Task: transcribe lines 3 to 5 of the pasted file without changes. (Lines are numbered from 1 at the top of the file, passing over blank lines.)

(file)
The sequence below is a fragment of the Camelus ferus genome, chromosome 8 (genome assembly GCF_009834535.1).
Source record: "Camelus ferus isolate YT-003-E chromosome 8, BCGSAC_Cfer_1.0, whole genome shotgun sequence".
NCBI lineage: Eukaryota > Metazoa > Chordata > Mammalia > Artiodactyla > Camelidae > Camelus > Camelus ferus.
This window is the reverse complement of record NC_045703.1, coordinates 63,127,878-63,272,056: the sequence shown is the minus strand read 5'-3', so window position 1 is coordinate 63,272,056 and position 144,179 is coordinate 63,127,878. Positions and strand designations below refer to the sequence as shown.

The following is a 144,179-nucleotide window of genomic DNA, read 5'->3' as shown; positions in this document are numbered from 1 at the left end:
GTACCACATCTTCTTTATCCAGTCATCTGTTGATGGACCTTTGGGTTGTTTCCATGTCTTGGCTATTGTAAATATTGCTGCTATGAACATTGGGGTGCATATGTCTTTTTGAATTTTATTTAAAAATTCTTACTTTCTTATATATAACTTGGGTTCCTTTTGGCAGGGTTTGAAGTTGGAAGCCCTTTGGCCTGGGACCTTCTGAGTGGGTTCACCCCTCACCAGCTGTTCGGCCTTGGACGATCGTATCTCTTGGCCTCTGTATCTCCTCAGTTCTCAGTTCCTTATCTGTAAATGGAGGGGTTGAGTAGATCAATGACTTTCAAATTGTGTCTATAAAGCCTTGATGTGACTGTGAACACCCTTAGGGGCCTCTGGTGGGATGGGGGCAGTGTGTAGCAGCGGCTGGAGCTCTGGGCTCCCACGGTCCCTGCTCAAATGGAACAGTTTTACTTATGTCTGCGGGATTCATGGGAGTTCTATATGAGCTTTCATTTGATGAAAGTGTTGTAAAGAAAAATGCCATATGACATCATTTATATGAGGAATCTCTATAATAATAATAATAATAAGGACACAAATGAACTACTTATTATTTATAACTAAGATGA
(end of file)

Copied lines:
NCBI lineage: Eukaryota > Metazoa > Chordata > Mammalia > Artiodactyla > Camelidae > Camelus > Camelus ferus.
This window is the reverse complement of record NC_045703.1, coordinates 63,127,878-63,272,056: the sequence shown is the minus strand read 5'-3', so window position 1 is coordinate 63,272,056 and position 144,179 is coordinate 63,127,878. Positions and strand designations below refer to the sequence as shown.

The following is a 144,179-nucleotide window of genomic DNA, read 5'->3' as shown; positions in this document are numbered from 1 at the left end: